STARRING: Craig T. Nelson, Holly Hunter, Samuel L. Jackson, Spencer Fox, Sarah Vowell, Eli Fucile, Maeve Andrews, Brad Bird, Elizabeth Peña and Jason Lee
EARNED (Worldwide): $631.4m
AWARDS: 2 Oscars (Best Sound Editing and Best Animated Film) and 1 BAFTA (Best Animated Film)
A family of undercover superheroes, while trying to live the quiet suburban life, are forced into action to save the world.
The Incredibles has us follow Mr Incredible and Elastigirl, the world’s greatest famous crime-fighting superheroes in the city, that is until a surge of lawsuits against superheroes submitted by the people they’ve saved, force the Government to hide them into witness protection programs and lead normal, anonymous lives. Fifteen years later Bob (Mr. Incredible) and Helen (Elastigirl) lead a normal life with their three children (Violet, Dash and Jack-Jack) though Bob itches to get back into action and one day gets his change when a mysterious communication summons him to a remote island for a top secret assignment.
When we arrive at the fifteen years later destination, the Parr family are in the middle of a crisis. The children, born with superpowers (except for Jack-Jack) are cracking up about having to hide them, Helen is cracking up about being left to break up the brother-sister bickering in the household while Bob….is just cracking up about his day job at the insurance company he works for, yearning to recapture the glory days of being Mr Incredible. This was Pixar’s first stab at handling the superhero genre, with their first all-human cast and at times with the bright colours it can be dark in tone underneath. It has shades of James Bond with a Superhero jacket over it, the secret island bases, the gadgets and having someone to provide new costumes for are superheroes (voiced perfectly Brad Bird). The message of allowing people to accept just ‘existing’ use their talents rather than hide them from everyone rings true during the course of the film over a terrific soundtrack. The animation for this film is incredible (gloriously shameless pun!) and at times with the human mannerisms (Bob at his office desk listening to his customers problems and the family cheering on Dash on the track) you forget that you are watching an animated film as you’re sucked into this world with a host of likeable and memorable characters, with the action sequences still hold up over a decade later, with a great voice cast with Craig T. Nelson as Bob, Holly Hunter as Helen, Jason Lee has a few memorable lines as the villain Syndrome, who has a rather interesting back story and Samuel L. Jackson is funny as Frozone and luckily kept in small doses rather than overkilling the character. It’s a film with a warm message on family and I for one really look forward to the sequel and all I can say is….why the hell is it taking so long?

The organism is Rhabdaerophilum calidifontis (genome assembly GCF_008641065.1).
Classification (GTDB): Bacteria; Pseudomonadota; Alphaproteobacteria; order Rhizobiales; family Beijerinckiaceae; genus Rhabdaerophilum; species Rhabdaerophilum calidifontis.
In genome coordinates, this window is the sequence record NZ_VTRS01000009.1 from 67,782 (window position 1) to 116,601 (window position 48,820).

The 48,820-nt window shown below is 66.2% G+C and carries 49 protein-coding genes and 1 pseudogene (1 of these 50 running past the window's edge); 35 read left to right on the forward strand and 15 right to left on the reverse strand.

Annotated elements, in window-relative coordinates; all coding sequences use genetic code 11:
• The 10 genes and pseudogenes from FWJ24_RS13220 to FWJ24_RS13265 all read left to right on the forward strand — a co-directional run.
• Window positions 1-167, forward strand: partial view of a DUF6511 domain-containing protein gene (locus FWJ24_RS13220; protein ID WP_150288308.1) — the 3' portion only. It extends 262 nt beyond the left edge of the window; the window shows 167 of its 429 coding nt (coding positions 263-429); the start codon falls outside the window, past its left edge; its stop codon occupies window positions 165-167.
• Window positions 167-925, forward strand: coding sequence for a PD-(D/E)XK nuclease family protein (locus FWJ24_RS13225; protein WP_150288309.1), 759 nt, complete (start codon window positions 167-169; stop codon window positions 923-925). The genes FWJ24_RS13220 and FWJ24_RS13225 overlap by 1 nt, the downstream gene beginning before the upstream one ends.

FAVOURITE SCENE: Lucius Best witnesses the Omnidroid causing destruction outside and goes to gear up in his supersuit….only it’s not where it’s supposed to be leading to a humorous conversation with his wife, frantically trying to find the supersuit.
FAVOURITE QUOTE: ‘We’re dead! We’re dead! We survived but we’re dead!’ – Dash
DID YOU KNOW?: Brad Bird was listening to Public Radio International and heard Sarah Vowell, a frequent contributor to the PRI program “This American Life”. He felt her voice was perfect for Violet even though she had never acted before. To convince her, Pixar animators animated one of Vowell’s segments from “This American Life” and sent it to her.